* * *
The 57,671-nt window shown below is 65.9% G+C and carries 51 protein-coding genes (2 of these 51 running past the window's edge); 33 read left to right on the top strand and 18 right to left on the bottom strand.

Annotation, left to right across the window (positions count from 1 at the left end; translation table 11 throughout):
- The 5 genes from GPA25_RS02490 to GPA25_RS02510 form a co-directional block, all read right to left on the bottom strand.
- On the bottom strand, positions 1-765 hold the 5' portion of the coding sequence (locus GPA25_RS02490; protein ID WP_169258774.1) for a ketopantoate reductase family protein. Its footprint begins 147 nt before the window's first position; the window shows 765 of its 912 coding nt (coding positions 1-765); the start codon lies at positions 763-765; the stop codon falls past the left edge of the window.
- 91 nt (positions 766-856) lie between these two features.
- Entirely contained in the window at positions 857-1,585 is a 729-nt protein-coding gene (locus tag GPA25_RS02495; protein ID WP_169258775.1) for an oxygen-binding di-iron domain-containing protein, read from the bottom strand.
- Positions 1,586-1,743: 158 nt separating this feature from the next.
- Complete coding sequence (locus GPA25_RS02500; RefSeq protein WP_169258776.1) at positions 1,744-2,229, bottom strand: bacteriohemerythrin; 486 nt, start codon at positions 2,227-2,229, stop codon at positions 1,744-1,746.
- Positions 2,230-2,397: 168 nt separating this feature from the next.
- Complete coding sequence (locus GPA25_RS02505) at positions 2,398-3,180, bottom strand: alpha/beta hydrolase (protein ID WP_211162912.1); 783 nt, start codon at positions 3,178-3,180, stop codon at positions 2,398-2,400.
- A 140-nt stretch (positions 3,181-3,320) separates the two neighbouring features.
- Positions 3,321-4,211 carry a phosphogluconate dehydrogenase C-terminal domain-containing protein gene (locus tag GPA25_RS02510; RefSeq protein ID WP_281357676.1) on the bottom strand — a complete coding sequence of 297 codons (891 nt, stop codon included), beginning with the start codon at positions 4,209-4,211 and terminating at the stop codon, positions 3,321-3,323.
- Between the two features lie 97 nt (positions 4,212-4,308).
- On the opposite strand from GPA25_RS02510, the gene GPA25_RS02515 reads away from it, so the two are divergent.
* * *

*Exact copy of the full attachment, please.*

The 57,671-nt window shown below is 65.9% G+C and carries 51 protein-coding genes (2 of these 51 running past the window's edge); 33 read left to right on the top strand and 18 right to left on the bottom strand.

Annotation, left to right across the window (positions count from 1 at the left end; translation table 11 throughout):
- The 5 genes from GPA25_RS02490 to GPA25_RS02510 form a co-directional block, all read right to left on the bottom strand.
- On the bottom strand, positions 1-765 hold the 5' portion of the coding sequence (locus GPA25_RS02490; protein ID WP_169258774.1) for a ketopantoate reductase family protein. Its footprint begins 147 nt before the window's first position; the window shows 765 of its 912 coding nt (coding positions 1-765); the start codon lies at positions 763-765; the stop codon falls past the left edge of the window.
- 91 nt (positions 766-856) lie between these two features.
- Entirely contained in the window at positions 857-1,585 is a 729-nt protein-coding gene (locus tag GPA25_RS02495; protein ID WP_169258775.1) for an oxygen-binding di-iron domain-containing protein, read from the bottom strand.
- Positions 1,586-1,743: 158 nt separating this feature from the next.
- Complete coding sequence (locus GPA25_RS02500; RefSeq protein WP_169258776.1) at positions 1,744-2,229, bottom strand: bacteriohemerythrin; 486 nt, start codon at positions 2,227-2,229, stop codon at positions 1,744-1,746.
- Positions 2,230-2,397: 168 nt separating this feature from the next.
- Complete coding sequence (locus GPA25_RS02505) at positions 2,398-3,180, bottom strand: alpha/beta hydrolase (protein ID WP_211162912.1); 783 nt, start codon at positions 3,178-3,180, stop codon at positions 2,398-2,400.
- A 140-nt stretch (positions 3,181-3,320) separates the two neighbouring features.
- Positions 3,321-4,211 carry a phosphogluconate dehydrogenase C-terminal domain-containing protein gene (locus tag GPA25_RS02510; RefSeq protein ID WP_281357676.1) on the bottom strand — a complete coding sequence of 297 codons (891 nt, stop codon included), beginning with the start codon at positions 4,209-4,211 and terminating at the stop codon, positions 3,321-3,323.
- Between the two features lie 97 nt (positions 4,212-4,308).
- On the opposite strand from GPA25_RS02510, the gene GPA25_RS02515 reads away from it, so the two are divergent.